Title: The Bone People
Author: Keri Hulme
Country: New Zealand
Pages: 450 pgs.
First sentence: He walks down the street.
The Bone People is a story about an unorthodox trinity between three people. They were nothing more than people, by themselves. Even paired, any pairing, they would have been nothing more than people by themselves. But all together, they have become the heart and muscles and mind of something perilous and new, something strange and growing and great. Together, all together, they are the instruments of change. (p.4) Kerewin Holmes, part Maori and part European, who lives alone in her Tower by the sea; Simon, a confused, turbulent but loving young boy who cannot speak; and Joe Gillayley, his brutal Maori foster parent who loves him, but reverts to brutality because he does not know how to give Simon all that he needs. When their world falls apart, each partakes in their own personal journey towards transformation, redemption and forgiveness.
As she tells the story, Keri Hulme delves into the consciousness of all three characters in a blend of myth, legend, dreams, and a harsh reality. Don't let that first sentence above deceive you. From the very beginning, The Bone People draws you in with its raw emotion and sometimes lyrical, sometimes crude language. There were times I wanted to lay down the book and cry myself to sleep, especially in the last half of the book. Yet at the end, I was left wanting more.Maori culture, while not the focus, influences everything in the novel. The writing is unique and creative, but I do fall into the camp that feels that a little bit of editing would have been useful. Other than that, it was a roller coaster of an experience reading this book.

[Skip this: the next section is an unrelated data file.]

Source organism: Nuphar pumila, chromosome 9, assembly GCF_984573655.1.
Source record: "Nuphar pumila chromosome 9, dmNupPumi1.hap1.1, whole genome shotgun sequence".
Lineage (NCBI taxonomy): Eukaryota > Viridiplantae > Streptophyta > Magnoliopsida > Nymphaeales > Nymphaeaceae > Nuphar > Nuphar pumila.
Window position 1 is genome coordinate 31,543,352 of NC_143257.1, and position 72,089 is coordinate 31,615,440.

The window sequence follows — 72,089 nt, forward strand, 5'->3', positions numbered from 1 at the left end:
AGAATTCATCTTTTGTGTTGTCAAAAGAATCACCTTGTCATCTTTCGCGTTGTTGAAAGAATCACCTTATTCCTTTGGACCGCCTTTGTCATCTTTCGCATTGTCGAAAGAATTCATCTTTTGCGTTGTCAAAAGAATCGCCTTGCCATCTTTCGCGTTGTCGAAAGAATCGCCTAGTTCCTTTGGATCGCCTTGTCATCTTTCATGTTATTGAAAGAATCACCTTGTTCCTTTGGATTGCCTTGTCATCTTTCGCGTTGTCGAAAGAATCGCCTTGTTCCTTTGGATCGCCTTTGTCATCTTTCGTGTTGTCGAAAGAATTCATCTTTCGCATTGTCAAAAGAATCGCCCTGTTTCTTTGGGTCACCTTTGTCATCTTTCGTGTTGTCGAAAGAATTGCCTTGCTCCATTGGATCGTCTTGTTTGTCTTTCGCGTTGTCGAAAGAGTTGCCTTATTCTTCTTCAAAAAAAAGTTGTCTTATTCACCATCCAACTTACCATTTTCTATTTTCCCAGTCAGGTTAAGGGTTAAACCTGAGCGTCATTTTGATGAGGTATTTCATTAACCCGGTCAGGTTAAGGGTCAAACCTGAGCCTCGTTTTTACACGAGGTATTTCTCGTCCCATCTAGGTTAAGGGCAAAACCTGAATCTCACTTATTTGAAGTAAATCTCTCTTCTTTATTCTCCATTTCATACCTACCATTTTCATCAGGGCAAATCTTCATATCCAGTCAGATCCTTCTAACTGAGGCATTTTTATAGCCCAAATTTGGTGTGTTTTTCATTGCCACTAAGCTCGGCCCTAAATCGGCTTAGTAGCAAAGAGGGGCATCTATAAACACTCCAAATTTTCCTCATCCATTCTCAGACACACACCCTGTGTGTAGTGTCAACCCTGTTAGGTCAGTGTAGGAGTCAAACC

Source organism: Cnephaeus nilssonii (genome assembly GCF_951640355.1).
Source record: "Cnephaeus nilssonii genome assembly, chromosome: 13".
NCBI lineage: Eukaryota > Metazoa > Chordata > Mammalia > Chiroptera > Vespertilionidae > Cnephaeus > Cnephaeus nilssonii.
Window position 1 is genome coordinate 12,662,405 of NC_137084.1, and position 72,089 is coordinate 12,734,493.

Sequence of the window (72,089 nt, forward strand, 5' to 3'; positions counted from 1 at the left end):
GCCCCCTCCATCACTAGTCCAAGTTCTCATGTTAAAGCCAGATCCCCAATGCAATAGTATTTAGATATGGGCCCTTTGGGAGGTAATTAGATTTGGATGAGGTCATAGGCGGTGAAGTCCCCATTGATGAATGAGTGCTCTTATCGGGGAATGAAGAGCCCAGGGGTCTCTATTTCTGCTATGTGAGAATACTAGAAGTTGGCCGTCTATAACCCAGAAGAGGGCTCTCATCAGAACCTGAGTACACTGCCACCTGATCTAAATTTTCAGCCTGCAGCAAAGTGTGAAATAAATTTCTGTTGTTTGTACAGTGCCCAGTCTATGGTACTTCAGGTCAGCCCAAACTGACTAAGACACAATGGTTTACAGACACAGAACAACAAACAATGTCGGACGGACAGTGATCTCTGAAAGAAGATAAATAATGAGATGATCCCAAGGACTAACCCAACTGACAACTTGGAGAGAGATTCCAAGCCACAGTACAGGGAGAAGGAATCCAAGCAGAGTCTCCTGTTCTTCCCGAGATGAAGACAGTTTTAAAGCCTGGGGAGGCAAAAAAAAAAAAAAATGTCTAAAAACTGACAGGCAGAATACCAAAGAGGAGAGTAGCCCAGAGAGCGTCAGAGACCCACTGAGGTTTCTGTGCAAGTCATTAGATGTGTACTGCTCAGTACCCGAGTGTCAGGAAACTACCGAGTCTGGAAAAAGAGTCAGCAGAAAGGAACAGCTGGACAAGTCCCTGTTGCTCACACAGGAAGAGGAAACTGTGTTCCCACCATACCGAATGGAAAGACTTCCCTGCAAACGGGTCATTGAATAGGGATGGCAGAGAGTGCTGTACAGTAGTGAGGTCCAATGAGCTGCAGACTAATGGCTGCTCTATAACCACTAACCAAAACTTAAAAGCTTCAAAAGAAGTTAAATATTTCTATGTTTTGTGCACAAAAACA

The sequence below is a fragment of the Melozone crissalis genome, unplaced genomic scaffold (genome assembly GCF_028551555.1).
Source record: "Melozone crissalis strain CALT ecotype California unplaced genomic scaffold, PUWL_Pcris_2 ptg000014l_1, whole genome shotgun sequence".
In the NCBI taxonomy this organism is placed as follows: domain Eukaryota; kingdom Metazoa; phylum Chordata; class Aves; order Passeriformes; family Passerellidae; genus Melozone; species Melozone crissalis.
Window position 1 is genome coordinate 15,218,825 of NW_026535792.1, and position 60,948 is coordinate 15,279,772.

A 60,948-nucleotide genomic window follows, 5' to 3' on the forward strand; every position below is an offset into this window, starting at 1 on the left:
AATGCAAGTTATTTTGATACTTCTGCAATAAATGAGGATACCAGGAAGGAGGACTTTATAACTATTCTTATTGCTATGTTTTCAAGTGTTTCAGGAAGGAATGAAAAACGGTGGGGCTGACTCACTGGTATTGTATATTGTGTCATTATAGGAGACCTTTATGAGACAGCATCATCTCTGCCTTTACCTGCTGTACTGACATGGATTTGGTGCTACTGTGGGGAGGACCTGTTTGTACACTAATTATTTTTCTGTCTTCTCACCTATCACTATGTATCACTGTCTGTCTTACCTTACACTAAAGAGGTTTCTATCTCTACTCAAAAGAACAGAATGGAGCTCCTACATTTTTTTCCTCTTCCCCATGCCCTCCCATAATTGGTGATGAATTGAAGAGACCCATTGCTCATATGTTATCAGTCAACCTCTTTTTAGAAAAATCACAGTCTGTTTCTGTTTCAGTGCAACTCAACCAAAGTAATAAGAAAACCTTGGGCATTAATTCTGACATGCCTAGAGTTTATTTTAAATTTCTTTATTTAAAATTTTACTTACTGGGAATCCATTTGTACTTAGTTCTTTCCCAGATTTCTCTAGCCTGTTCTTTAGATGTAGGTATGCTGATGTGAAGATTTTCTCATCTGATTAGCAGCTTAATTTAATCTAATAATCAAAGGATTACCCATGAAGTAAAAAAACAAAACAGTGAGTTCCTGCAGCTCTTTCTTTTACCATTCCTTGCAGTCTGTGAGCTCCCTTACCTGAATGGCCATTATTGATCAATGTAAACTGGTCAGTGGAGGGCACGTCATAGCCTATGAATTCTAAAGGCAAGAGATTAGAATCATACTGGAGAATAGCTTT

I have watched the river and the sea for a lifetime. I have seen rivers rob soil from the roots of trees until the giants came foundering down. I have watched shores slip and perish, the channels silt and change; what was beach become a swamp and a headland tumble into the sea. An island has eroded in silent pain since my boyhood, and reefs have become islands. Yet the old people used to say, People pass away, but not the land. It remains forever. Maybe that is so. The land changes. The land continues. The sea changes. The sea remains. (p. 336)
I know about me. I am the moon's sister, a tidal child stranded on land. The sea always in my ear, a surf of eternal discontent in my blood. (p.89)